Now is when you say something. What is there to day?

According to a January 14, 1977, AP news report, Mike Miley had a blood alcohol level of .23 when he died in a one-car accident while driving his sports car. The accident occurred close to the LSU football stadium where just four years earlier Mike Miley had quarterbacked LSU to nine straight wins and a berth in the Orange Bowl. He threw bombs. He bootlegged around the line for daring last-second game-winning touchdowns. His nickname was Miracle Mike.

Jupiter was a blazing river of fire up through the woods. We’d go on hikes into the Green Mountains and free of the leash and choke collar he’d sprint way ahead, disappearing, and then sprint back, checking on us, and then he’d sprint out ahead again, climbing the mountain ten times for our one slow human ascent. On the way home, on the floor of our VW camper, Jupiter’s chest rose and fell as he slept, unbothered by pot holes, frost heaves, anything, the breath coming in deep and whistling out through his wet black nose. I reached down and stroked his soft red and gold fur again and again as he breathed. Sometimes his legs jerked. He was still running up the mountain.

Look at the eyes of Miracle Mike. Is there any doubt that life will continue? That the glory of winning games with last-minute touchdowns as 60,000 adoring fans roar is merely a preview of the bliss to come? The future will be a long, untroubled rise.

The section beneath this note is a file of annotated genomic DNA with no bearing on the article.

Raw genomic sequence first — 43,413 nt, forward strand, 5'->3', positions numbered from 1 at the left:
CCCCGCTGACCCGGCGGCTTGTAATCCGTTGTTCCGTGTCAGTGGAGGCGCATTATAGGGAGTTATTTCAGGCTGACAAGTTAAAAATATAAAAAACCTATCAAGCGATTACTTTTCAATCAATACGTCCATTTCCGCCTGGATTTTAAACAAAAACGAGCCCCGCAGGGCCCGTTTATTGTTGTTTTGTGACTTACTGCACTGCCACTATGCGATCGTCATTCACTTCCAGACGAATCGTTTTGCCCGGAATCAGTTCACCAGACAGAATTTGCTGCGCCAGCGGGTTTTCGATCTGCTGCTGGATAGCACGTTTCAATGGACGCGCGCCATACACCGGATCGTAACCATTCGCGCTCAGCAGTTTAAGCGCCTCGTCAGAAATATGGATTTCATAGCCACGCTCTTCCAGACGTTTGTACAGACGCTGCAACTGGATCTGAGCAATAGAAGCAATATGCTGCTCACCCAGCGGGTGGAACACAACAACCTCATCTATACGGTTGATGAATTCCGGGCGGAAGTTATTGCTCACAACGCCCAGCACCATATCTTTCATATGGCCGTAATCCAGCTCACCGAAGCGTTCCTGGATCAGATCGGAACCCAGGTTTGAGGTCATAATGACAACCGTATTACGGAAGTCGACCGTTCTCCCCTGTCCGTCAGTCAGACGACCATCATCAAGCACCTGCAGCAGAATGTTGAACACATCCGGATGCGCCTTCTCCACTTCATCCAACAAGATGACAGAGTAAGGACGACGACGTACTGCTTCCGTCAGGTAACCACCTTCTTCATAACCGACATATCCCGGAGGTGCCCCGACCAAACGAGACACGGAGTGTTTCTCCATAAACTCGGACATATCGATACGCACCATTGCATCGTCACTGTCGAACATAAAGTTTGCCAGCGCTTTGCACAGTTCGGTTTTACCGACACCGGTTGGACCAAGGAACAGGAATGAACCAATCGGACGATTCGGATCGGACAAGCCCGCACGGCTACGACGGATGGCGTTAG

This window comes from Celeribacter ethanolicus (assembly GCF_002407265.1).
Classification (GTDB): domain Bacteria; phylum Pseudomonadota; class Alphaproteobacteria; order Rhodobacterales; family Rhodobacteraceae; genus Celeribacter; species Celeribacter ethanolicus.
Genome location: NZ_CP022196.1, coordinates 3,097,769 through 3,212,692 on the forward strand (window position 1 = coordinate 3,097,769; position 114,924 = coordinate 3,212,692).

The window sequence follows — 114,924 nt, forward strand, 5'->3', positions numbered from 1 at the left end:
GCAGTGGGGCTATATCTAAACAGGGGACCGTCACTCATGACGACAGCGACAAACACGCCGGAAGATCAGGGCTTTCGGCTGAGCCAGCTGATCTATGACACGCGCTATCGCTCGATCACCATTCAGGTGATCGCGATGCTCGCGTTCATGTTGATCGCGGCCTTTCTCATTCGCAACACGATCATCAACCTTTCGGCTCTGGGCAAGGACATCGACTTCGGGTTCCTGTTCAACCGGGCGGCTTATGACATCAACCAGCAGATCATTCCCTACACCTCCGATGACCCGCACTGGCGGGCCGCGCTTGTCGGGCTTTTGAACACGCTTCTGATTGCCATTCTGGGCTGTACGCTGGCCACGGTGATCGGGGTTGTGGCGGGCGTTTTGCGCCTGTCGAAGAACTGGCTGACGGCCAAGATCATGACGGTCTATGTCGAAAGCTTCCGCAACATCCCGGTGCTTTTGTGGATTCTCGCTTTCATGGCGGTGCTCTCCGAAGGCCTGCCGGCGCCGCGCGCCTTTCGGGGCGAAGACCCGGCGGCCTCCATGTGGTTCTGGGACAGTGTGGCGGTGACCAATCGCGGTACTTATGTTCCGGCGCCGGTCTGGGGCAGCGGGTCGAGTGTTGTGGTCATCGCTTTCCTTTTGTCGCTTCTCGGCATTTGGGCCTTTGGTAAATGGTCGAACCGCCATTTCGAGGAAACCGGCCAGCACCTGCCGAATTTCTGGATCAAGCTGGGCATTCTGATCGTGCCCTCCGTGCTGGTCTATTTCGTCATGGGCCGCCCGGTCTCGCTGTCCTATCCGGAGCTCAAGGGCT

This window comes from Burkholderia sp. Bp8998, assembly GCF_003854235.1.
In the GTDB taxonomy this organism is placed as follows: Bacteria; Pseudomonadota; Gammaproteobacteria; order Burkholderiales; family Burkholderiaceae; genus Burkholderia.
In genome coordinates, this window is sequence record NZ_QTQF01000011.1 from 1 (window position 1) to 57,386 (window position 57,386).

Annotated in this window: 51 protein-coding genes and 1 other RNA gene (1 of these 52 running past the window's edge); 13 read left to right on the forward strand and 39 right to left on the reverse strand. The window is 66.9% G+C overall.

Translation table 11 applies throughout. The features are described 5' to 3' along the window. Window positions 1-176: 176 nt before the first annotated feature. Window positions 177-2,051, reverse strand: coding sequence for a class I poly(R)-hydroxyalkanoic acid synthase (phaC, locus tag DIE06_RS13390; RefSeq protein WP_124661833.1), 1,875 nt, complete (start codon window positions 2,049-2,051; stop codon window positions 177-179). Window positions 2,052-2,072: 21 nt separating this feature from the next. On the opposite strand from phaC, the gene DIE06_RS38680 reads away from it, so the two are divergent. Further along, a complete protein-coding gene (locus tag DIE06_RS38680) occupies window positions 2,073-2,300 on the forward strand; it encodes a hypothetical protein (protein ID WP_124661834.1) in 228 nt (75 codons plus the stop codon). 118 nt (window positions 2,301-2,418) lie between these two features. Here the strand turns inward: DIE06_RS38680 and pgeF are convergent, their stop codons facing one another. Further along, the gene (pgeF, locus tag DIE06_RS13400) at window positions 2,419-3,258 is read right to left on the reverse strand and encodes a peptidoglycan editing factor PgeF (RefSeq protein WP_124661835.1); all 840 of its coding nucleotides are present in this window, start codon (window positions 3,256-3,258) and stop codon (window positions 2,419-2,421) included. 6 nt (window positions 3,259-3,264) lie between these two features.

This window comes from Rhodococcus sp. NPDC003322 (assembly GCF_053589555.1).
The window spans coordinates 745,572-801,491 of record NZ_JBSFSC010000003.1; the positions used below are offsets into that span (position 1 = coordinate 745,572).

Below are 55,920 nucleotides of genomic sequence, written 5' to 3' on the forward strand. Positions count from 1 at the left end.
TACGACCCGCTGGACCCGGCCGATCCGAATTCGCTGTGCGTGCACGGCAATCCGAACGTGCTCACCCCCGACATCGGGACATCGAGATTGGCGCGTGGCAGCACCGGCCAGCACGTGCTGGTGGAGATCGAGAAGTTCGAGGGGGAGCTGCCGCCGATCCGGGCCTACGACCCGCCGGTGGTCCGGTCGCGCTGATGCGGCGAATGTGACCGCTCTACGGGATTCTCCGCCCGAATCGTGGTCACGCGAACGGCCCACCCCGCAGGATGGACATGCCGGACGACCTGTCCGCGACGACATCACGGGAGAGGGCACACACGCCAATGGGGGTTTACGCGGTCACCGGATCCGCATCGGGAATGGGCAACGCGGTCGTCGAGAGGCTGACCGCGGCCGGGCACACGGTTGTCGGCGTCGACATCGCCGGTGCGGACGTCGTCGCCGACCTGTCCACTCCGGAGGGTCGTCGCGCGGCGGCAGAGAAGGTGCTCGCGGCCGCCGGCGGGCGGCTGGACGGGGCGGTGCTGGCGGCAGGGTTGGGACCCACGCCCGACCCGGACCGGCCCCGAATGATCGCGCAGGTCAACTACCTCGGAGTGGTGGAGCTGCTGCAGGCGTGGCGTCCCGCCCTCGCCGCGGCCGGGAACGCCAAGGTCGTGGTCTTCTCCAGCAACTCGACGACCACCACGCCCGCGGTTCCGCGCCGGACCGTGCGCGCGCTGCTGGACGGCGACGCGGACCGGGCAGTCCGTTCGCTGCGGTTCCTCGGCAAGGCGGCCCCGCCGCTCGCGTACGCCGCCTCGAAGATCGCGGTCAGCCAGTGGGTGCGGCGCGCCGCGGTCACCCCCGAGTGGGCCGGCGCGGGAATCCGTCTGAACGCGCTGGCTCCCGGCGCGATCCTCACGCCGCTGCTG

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Manny Sarmiento

February 23, 2016

Manny Sarmiento 80“That summer feeling’s gonna haunt you the rest of your life.” -Jonathan Richman

Spring 1982: Manny Sarmiento mentions his history with acute anxiety in this article from 1982. It’s a family thing—his mother suffered similarly and at the time of this article his older brother had not left his house in a year and a half. Sarmiento’s own issues—“I lost my confidence. I used to worry too much. I was always thinking. I wouldn’t sleep well when I went to bed at night”—led to a nervous breakdown and got him jettisoned from his first team, the Cincinnati Reds, for whom he was a significant contributor on the 1976 World Championship squad. In the article he expresses hope that his problems are behind him and that he’ll be able to make some more major league money to help pay for treatment for his house-bound brother.

Spring 1985: Manny Sarmiento did indeed make it onto the Pirates’ roster in 1982 and held onto his major league job for a few more seasons. Injuries derailed him in 1984, setting the stage for another comeback in 1985. Buried in this article—which focuses on Sarmiento’s struggles, the long odds against him making the major league roster, and his determined avowal to beat the long odds—is a reference to the family member he’d been hoping in an earlier spring to help: in the off-season of 1984 Sarmiento’s brother committed suicide.